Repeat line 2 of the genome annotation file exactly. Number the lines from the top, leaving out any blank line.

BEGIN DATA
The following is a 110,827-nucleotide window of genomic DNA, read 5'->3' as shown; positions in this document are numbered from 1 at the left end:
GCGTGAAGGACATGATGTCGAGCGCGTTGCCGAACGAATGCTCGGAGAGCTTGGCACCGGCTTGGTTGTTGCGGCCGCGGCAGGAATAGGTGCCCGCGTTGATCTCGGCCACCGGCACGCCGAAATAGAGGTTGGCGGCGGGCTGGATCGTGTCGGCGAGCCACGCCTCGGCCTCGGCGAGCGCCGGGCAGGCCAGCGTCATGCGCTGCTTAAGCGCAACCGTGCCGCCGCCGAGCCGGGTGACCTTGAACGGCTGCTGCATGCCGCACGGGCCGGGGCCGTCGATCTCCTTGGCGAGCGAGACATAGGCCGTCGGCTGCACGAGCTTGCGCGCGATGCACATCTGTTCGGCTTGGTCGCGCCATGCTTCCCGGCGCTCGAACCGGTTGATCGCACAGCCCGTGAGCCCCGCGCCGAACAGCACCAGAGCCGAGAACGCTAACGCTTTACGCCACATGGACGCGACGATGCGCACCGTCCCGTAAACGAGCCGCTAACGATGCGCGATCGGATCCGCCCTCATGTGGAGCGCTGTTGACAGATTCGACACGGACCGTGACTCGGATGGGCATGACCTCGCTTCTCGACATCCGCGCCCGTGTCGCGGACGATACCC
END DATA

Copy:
GCGTGAAGGACATGATGTCGAGCGCGTTGCCGAACGAATGCTCGGAGAGCTTGGCACCGGCTTGGTTGTTGCGGCCGCGGCAGGAATAGGTGCCCGCGTTGATCTCGGCCACCGGCACGCCGAAATAGAGGTTGGCGGCGGGCTGGATCGTGTCGGCGAGCCACGCCTCGGCCTCGGCGAGCGCCGGGCAGGCCAGCGTCATGCGCTGCTTAAGCGCAACCGTGCCGCCGCCGAGCCGGGTGACCTTGAACGGCTGCTGCATGCCGCACGGGCCGGGGCCGTCGATCTCCTTGGCGAGCGAGACATAGGCCGTCGGCTGCACGAGCTTGCGCGCGATGCACATCTGTTCGGCTTGGTCGCGCCATGCTTCCCGGCGCTCGAACCGGTTGATCGCACAGCCCGTGAGCCCCGCGCCGAACAGCACCAGAGCCGAGAACGCTAACGCTTTACGCCACATGGACGCGACGATGCGCACCGTCCCGTAAACGAGCCGCTAACGATGCGCGATCGGATCCGCCCTCATGTGGAGCGCTGTTGACAGATTCGACACGGACCGTGACTCGGATGGGCATGACCTCGCTTCTCGACATCCGCGCCCGTGTCGCGGACGATACCC